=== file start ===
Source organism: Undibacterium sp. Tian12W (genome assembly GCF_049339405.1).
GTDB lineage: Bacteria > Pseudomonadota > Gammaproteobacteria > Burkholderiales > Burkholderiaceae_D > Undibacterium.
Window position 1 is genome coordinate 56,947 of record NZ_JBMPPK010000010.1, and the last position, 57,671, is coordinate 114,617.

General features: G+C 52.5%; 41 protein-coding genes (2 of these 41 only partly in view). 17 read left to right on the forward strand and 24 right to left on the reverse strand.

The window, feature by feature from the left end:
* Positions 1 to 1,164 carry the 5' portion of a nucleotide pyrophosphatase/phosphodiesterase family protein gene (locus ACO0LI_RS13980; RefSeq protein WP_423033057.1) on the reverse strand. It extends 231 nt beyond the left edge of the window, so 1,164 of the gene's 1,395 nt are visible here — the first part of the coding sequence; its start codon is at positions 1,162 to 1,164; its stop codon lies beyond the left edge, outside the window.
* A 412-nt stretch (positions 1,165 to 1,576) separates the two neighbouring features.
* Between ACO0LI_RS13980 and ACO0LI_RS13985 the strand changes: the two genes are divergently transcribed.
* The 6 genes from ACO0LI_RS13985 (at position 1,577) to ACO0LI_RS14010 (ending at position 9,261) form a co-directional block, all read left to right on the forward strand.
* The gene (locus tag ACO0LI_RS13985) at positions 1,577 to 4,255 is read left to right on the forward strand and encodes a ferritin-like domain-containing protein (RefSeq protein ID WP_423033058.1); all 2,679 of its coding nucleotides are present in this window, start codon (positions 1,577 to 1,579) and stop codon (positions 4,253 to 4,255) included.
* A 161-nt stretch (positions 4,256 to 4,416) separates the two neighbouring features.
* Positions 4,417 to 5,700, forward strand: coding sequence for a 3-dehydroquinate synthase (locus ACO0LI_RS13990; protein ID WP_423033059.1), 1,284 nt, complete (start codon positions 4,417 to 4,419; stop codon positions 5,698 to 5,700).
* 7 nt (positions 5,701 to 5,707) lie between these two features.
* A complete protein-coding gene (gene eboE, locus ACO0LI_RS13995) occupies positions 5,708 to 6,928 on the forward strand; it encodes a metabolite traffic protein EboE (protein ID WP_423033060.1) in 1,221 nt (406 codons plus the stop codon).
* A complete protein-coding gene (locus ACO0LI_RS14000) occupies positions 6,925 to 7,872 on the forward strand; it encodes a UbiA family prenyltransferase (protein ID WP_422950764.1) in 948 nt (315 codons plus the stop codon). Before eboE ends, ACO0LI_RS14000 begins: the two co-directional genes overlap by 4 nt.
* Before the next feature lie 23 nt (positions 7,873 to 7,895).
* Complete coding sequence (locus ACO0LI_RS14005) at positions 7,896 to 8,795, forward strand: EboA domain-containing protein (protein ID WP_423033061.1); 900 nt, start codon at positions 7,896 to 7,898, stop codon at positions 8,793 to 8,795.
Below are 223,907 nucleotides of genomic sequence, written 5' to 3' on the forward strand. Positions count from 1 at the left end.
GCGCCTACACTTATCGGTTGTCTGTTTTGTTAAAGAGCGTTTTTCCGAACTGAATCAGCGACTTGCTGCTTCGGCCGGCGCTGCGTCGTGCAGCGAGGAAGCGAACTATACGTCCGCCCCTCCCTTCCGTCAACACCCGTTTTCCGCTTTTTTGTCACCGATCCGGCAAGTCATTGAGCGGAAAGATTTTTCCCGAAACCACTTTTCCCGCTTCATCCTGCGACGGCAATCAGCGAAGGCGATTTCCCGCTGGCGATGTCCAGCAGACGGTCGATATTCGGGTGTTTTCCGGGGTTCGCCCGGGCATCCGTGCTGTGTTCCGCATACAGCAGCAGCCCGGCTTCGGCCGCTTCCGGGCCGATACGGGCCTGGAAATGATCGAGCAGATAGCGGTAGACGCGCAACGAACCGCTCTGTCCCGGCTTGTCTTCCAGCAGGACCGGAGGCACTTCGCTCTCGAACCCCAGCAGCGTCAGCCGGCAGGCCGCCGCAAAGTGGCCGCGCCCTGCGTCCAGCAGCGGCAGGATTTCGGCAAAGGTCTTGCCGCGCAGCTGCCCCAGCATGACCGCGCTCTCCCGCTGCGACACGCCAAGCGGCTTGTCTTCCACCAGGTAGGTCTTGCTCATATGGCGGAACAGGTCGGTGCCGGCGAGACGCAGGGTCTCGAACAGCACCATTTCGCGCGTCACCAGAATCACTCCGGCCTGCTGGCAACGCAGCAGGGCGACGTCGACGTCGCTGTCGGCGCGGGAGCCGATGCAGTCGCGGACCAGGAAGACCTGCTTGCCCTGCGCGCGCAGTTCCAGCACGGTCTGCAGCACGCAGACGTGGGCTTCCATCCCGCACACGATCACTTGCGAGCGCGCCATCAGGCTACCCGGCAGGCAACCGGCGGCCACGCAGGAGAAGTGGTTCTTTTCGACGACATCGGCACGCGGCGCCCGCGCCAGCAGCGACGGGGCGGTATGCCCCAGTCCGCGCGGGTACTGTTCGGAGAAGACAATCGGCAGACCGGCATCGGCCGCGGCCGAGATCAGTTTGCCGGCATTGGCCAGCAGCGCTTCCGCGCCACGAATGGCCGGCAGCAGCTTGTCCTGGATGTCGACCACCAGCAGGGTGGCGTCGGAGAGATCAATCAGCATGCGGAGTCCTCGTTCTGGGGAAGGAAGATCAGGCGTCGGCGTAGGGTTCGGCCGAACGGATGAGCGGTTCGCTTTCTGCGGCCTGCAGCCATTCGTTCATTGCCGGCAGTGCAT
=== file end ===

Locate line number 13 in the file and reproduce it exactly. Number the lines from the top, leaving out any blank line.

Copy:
* 7 nt (positions 5,701 to 5,707) lie between these two features.